Sustaining Positive Health Outcomes Through the Augmentation of a Chronic Disease Self-Management Program for Latinos

Document Type


Publication Date



Background: The co-occurrence of minor depression and chronic diseases is often under-recognized, under-treated and under-studied. Among Latinos, complex structural and cultural barriers exist which further complicate the translation of evidence-based interventions (EBIs) aimed at managing chronic conditions for this population.

Objective: To better understand those barriers and deliver an EBI designed to best meet the needs of this. population, a multiphase, mixed methods study was employed with the goal of ‘translating ‘research findings directly into practice through the implementation of an augmented EBI (Tomando Control de su Salud) for Latinos with chronic illness and minor depression (ICD) and their family members (FM).

Methods: Forty ICDs and 32 FMs, along with 82 key stakeholders, participated in formative research through which findings informed the transformation of an EBI designed to help Latinos better manage their chronic illness and minor depression. Additionally, 125 ICDs and 65 FMs participated in the pilot intervention study to test this model. ICDs were randomized into either a standard 6-week course or an augmented 9-week course. Participants completed researcher-administered assessments at baseline, post, 3-month post and 6-month post intervention. Repeated measure analyses were completed to assess changes in health related outcomes over time. Differences in outcomes among subgroups (ICD and family; male and female) were also assessed.

Results: Results indicated changes in health related outcomes following participation in the intervention, with statistically significant differences found on several health related indicators, including depression scores (PHQ-9), weight changes and physical activity. Findings also suggested that differences exist between male and female participants. Female participants were significantly more likely to attend and complete the intervention, females were more likely to attend as an FM and, given their role as a ‘caregiver’, were important in the recruitment, retention and successful completion of male Latinos in chronic disease self management programs.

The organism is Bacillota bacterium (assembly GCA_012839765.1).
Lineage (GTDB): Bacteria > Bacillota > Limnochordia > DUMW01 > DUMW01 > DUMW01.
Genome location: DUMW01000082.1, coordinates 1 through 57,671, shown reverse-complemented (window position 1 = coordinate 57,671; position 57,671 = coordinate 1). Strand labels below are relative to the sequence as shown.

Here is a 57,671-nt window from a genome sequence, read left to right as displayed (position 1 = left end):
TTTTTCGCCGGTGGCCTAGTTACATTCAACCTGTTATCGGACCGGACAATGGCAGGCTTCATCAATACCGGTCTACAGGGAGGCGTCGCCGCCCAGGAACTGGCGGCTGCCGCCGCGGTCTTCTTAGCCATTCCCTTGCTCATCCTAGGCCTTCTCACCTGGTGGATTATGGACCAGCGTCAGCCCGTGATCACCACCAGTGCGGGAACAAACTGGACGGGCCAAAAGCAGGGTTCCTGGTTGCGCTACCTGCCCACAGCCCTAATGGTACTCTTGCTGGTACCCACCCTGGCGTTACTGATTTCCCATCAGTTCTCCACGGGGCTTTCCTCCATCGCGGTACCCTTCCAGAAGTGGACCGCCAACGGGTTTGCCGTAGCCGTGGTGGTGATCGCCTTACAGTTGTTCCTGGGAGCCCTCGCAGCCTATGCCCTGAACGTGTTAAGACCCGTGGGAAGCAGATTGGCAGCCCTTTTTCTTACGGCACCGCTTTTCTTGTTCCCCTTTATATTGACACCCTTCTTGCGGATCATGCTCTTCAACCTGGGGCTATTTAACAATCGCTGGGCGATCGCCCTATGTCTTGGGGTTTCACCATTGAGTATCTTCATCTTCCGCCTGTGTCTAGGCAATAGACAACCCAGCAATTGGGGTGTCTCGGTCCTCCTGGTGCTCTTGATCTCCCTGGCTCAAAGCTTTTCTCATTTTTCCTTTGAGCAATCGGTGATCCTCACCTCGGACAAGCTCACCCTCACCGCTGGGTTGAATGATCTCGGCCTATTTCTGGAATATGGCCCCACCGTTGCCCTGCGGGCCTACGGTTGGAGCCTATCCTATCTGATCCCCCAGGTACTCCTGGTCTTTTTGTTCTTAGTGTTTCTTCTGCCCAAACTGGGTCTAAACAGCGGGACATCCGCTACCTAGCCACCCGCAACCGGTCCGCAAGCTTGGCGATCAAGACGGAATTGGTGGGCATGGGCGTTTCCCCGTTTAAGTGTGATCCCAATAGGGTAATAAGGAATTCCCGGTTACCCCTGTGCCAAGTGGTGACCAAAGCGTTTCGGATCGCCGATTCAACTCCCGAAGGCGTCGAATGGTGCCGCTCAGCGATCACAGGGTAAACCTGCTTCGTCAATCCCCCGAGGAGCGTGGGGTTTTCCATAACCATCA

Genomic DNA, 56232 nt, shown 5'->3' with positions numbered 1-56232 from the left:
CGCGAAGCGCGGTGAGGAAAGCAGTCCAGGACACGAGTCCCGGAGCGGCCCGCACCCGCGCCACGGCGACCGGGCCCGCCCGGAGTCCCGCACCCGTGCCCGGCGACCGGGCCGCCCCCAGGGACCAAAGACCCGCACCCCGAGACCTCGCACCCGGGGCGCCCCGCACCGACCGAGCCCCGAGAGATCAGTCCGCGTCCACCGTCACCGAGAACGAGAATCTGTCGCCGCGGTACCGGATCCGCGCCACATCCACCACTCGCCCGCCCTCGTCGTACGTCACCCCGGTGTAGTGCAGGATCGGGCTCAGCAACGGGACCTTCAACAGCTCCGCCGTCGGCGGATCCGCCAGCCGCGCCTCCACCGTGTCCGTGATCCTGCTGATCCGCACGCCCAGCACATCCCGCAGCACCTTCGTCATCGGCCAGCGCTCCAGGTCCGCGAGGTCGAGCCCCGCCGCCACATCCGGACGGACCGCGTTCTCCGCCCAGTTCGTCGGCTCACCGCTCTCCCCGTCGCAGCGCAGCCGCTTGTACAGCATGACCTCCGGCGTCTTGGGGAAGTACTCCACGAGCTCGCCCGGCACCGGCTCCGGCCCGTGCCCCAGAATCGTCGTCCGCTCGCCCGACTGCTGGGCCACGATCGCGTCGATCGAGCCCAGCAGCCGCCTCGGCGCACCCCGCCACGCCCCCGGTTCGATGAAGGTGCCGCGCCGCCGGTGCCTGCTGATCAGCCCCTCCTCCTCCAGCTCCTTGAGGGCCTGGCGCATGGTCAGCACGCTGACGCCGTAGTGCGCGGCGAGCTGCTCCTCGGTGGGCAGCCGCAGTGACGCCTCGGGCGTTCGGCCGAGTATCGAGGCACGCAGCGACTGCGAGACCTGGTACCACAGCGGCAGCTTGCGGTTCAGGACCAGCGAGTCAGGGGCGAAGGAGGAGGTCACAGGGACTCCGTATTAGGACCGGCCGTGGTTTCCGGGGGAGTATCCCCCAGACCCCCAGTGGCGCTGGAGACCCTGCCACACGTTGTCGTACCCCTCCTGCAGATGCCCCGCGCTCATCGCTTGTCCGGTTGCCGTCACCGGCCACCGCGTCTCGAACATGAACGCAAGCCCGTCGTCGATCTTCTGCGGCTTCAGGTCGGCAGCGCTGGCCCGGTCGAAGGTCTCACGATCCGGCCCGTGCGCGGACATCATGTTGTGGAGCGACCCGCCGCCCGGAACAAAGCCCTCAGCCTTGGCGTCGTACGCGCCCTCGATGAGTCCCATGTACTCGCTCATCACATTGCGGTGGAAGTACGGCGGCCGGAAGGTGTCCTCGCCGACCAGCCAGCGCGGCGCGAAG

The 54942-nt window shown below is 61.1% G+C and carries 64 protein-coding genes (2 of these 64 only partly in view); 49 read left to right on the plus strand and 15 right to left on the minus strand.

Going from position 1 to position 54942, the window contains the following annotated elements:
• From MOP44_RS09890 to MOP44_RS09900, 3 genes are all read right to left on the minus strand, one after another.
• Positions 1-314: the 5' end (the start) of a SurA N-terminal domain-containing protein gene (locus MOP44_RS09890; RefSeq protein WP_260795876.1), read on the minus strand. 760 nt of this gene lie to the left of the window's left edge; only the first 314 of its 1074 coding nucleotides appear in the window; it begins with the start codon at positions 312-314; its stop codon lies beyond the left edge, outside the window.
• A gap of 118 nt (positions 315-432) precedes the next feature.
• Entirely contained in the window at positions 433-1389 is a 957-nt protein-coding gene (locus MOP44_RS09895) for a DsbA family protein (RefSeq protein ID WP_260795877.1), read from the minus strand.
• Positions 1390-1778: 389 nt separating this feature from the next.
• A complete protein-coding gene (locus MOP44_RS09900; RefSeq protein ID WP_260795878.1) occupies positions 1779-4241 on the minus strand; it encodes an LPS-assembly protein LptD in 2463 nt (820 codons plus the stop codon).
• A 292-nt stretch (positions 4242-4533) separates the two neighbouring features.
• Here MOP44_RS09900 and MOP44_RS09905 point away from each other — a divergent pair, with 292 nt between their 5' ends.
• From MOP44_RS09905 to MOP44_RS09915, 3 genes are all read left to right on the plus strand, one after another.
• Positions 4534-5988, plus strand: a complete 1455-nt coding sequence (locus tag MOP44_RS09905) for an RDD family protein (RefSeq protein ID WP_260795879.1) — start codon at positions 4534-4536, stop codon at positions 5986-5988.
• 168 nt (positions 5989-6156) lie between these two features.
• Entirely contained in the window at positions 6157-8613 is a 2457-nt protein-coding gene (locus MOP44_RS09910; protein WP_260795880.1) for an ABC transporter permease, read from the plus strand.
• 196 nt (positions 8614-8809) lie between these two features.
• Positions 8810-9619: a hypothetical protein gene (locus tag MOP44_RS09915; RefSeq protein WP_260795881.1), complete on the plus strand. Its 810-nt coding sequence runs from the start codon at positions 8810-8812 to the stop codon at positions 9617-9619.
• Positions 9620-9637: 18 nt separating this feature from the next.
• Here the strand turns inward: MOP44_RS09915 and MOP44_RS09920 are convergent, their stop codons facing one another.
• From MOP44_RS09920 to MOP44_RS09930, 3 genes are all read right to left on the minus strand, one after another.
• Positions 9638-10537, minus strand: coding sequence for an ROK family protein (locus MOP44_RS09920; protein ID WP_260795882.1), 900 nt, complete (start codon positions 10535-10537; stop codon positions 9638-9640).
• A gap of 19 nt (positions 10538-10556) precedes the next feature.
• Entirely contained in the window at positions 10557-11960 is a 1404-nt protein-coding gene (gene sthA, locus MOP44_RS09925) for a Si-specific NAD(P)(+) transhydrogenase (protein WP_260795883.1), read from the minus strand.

Conclusion and Implications: Many disease management interventions for minor depression have shown to have limited effect over time for people with co-occurring conditions. This study presents a promising ‘augmentation‘ model for enhancing the effects of an EBI to sustain positive outcomes over time among Latinos. Results emphasize the important role of ‘translating ‘ EBIs into community-settings to reduce health disparities, and highlight the need to not just translate but transcreate these programs for differing needs of the local population. Lessons learned regarding recruitment and retention also suggest the key role of women and caregivers in expanding the scope and reach of the program.


Society for Public Health Education Annual Meeting (SOPHE)


Orlando, FL